I hope you understand. I am not offended or anything, it is just that I disagree on the approach. At the beginning, I was told to not post any details, just tell them the time of the accident and shut up. I have told more than that, and I have done the right thing. I trust my instincts on this and I am taking into account your warning. We are making sure that the pieces at the sheriff's office remain untainted...


Erden.

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I am leaving for Sweden today, and will return on Nov 12th. I may not be able to participate on this forum in the meantime. I will probably have limited access to email. I will try to stay connected, worse case, I will catch up when I return.

 

Please climb safely.

 

Erden.

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quote:

Originally posted by erden:

[QB]...Please do not confront Dr.Nil as such. Dr.Nil is meaning well, providing a different perspective, wanting no holes in our case when we make it...


Weird. Making a legal case, and why?

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Figger Eight:

 

If you mean could Erden have a case...the plain answer is no. The court s would not consider Erden to have been harmed. If you mean could Kropp have a case...the answer is pretty much no.

 

Two legal theories could be used as a basis fo suit. First, that Erden did something wrong (negligence theory) and second that the biner manufacturer produced a defective product (products liability theory). Niether of these would get to the jury for various reasons. The highest hurdle being what attorney's call a "per se" bar to suit.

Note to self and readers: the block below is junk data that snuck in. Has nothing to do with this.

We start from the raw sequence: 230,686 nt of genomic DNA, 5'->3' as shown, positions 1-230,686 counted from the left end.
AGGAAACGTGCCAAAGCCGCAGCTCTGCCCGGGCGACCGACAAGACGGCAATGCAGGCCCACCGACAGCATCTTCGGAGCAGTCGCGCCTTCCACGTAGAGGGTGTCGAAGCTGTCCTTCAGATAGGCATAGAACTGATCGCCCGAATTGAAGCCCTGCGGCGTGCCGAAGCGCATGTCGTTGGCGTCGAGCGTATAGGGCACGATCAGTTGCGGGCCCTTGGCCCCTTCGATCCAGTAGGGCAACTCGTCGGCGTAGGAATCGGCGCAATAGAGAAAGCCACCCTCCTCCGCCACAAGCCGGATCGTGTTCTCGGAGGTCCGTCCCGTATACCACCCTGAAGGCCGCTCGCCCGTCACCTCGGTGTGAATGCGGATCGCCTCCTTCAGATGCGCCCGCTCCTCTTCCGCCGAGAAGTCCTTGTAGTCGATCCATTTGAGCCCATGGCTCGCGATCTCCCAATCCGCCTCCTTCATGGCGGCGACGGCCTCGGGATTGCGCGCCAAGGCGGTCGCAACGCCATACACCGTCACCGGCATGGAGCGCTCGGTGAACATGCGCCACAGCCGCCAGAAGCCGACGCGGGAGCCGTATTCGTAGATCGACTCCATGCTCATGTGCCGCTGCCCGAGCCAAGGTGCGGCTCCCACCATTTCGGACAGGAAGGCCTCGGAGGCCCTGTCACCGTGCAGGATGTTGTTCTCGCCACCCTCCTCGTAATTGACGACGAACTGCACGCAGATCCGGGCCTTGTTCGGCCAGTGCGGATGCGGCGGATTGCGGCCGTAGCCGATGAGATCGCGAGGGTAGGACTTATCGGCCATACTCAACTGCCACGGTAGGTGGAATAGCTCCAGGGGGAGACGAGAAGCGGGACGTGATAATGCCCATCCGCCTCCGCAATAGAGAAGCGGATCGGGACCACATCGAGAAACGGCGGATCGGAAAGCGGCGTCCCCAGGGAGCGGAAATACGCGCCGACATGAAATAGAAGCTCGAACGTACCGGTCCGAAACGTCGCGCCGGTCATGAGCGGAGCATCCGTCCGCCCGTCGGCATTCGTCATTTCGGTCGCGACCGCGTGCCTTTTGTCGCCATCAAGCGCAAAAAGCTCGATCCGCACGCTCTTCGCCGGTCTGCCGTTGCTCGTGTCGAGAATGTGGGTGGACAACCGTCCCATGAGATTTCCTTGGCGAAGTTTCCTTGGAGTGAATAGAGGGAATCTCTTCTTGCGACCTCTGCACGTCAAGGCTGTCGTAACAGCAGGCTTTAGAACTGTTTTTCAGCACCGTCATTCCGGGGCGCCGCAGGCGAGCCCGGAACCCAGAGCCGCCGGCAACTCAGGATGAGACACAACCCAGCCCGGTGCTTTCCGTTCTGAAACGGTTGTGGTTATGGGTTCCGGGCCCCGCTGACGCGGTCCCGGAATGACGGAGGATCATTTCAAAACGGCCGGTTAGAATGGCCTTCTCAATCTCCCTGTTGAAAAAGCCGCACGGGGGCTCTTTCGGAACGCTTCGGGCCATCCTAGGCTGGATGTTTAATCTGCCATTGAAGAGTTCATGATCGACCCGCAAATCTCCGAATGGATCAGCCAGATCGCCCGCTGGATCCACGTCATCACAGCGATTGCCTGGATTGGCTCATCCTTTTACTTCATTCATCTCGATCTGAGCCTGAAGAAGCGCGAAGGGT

Not to get into this in to much boaring legal detail, but here goes:

 

In Wash (and most states) we have adopted what is called Restatement (Torts) Second section 520 and 523. Under 520, I believe that climbing is what is termed an Abnormally Dangerous Activity (these usually involve heights, fire, or water). If one participates in an abnormaly dangerous activity knowingly (surely Kropp knew of the dangers of climbing) then he is found to have accepted the risks under 523. The is what is called a "per se" bar to suit....in otherwords there is no liability.

 

There are some minor excepts, fraud, duress, and extremely unusual situations may be argued to over come 523. I've never really found any cases that do so. This is certainly not one to do so.

 

Suits involving climbing are very rare and are almost universally thrown out by the bench (judge). Some suits are settled on what the insurance companies call nuisance amounts (just make it go away) or for a cost of defense amount.

 

This is the quick and dirty and is not meant to be legal advice to anyone, just my reading of the law. I'm just a climber.